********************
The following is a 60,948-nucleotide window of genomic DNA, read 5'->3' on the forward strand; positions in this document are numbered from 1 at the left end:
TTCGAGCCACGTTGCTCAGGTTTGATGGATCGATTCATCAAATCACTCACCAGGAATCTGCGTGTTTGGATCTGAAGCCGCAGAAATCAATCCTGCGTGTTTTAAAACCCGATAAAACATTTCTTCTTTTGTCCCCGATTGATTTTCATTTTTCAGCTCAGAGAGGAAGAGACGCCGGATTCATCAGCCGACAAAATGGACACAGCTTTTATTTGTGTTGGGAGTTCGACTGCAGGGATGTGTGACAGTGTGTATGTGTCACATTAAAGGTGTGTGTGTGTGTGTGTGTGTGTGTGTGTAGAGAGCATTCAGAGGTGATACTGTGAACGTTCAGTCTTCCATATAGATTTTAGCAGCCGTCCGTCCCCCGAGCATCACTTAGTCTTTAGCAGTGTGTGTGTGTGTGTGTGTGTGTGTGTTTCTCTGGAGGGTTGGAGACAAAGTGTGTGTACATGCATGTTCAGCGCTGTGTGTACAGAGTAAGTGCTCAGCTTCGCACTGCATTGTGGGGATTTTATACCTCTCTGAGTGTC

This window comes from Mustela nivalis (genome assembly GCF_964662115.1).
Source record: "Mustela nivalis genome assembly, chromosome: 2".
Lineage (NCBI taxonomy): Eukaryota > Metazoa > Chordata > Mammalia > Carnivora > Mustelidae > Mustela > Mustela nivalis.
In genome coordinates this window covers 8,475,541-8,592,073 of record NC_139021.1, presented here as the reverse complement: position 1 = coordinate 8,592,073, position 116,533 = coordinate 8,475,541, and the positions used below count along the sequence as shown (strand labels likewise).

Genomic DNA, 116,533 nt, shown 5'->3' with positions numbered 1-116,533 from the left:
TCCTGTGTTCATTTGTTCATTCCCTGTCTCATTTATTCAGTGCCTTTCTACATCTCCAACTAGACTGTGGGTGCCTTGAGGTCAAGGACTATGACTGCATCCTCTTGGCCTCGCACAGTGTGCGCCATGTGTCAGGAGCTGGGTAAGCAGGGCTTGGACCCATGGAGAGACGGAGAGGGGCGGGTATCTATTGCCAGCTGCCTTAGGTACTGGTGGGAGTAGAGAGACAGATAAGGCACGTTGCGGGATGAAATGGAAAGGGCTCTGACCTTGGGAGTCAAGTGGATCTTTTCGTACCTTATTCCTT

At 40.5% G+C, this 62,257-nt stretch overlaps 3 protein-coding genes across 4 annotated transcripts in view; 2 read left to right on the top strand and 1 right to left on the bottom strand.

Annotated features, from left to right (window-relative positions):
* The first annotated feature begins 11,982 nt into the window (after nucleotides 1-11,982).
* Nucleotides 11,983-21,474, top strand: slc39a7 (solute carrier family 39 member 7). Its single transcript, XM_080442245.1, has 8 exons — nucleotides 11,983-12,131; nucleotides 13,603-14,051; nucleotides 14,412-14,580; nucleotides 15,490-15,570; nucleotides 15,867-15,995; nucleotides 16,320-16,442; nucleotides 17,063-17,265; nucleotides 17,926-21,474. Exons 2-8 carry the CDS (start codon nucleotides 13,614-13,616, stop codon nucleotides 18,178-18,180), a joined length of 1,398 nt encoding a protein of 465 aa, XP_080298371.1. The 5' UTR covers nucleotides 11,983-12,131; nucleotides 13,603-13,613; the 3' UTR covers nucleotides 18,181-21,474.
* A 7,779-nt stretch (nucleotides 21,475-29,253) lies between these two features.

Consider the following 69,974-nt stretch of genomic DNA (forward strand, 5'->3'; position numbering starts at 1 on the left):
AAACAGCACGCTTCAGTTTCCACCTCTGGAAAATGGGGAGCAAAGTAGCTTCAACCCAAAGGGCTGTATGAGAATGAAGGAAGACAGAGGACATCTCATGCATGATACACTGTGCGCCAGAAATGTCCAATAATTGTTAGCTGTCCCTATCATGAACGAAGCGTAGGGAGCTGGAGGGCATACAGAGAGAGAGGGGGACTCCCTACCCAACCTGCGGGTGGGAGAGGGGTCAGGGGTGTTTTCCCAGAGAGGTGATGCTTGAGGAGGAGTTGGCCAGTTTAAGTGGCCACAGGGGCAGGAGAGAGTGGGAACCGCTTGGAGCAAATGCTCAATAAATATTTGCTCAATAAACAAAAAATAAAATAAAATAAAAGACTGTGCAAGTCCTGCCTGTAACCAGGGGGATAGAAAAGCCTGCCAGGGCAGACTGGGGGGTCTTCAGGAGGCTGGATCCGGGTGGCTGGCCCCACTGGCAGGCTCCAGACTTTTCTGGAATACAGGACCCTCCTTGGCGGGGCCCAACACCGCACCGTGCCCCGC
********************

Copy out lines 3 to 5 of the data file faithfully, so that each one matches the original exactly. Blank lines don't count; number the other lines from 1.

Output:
This window comes from Mustela nivalis (genome assembly GCF_964662115.1).
Source record: "Mustela nivalis genome assembly, chromosome: 2".
Lineage (NCBI taxonomy): Eukaryota > Metazoa > Chordata > Mammalia > Carnivora > Mustelidae > Mustela > Mustela nivalis.